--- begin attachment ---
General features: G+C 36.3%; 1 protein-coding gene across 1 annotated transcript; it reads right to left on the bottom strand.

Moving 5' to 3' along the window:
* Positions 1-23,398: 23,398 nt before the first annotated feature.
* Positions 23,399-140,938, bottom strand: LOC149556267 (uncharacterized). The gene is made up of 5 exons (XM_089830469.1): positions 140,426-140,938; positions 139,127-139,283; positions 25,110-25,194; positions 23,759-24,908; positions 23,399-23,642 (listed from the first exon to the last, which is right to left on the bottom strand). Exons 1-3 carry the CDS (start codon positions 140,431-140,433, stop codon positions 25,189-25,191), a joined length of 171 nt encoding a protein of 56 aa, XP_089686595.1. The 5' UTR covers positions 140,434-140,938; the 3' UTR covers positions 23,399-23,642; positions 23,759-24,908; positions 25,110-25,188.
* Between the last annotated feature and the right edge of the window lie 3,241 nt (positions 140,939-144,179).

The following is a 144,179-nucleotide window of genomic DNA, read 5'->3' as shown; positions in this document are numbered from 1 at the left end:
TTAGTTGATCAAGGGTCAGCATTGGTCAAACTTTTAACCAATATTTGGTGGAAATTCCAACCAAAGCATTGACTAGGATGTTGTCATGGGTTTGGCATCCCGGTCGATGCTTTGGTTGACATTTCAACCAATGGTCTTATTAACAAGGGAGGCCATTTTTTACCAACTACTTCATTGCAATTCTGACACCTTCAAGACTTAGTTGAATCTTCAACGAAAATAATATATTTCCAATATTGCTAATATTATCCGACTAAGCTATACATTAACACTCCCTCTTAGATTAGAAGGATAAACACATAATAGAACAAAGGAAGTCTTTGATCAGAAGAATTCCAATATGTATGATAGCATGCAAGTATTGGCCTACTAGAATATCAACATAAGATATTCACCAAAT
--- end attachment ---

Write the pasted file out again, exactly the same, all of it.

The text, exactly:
General features: G+C 36.3%; 1 protein-coding gene across 1 annotated transcript; it reads right to left on the bottom strand.

Moving 5' to 3' along the window:
* Positions 1-23,398: 23,398 nt before the first annotated feature.
* Positions 23,399-140,938, bottom strand: LOC149556267 (uncharacterized). The gene is made up of 5 exons (XM_089830469.1): positions 140,426-140,938; positions 139,127-139,283; positions 25,110-25,194; positions 23,759-24,908; positions 23,399-23,642 (listed from the first exon to the last, which is right to left on the bottom strand). Exons 1-3 carry the CDS (start codon positions 140,431-140,433, stop codon positions 25,189-25,191), a joined length of 171 nt encoding a protein of 56 aa, XP_089686595.1. The 5' UTR covers positions 140,434-140,938; the 3' UTR covers positions 23,399-23,642; positions 23,759-24,908; positions 25,110-25,188.
* Between the last annotated feature and the right edge of the window lie 3,241 nt (positions 140,939-144,179).

The following is a 144,179-nucleotide window of genomic DNA, read 5'->3' as shown; positions in this document are numbered from 1 at the left end:
TTAGTTGATCAAGGGTCAGCATTGGTCAAACTTTTAACCAATATTTGGTGGAAATTCCAACCAAAGCATTGACTAGGATGTTGTCATGGGTTTGGCATCCCGGTCGATGCTTTGGTTGACATTTCAACCAATGGTCTTATTAACAAGGGAGGCCATTTTTTACCAACTACTTCATTGCAATTCTGACACCTTCAAGACTTAGTTGAATCTTCAACGAAAATAATATATTTCCAATATTGCTAATATTATCCGACTAAGCTATACATTAACACTCCCTCTTAGATTAGAAGGATAAACACATAATAGAACAAAGGAAGTCTTTGATCAGAAGAATTCCAATATGTATGATAGCATGCAAGTATTGGCCTACTAGAATATCAACATAAGATATTCACCAAAT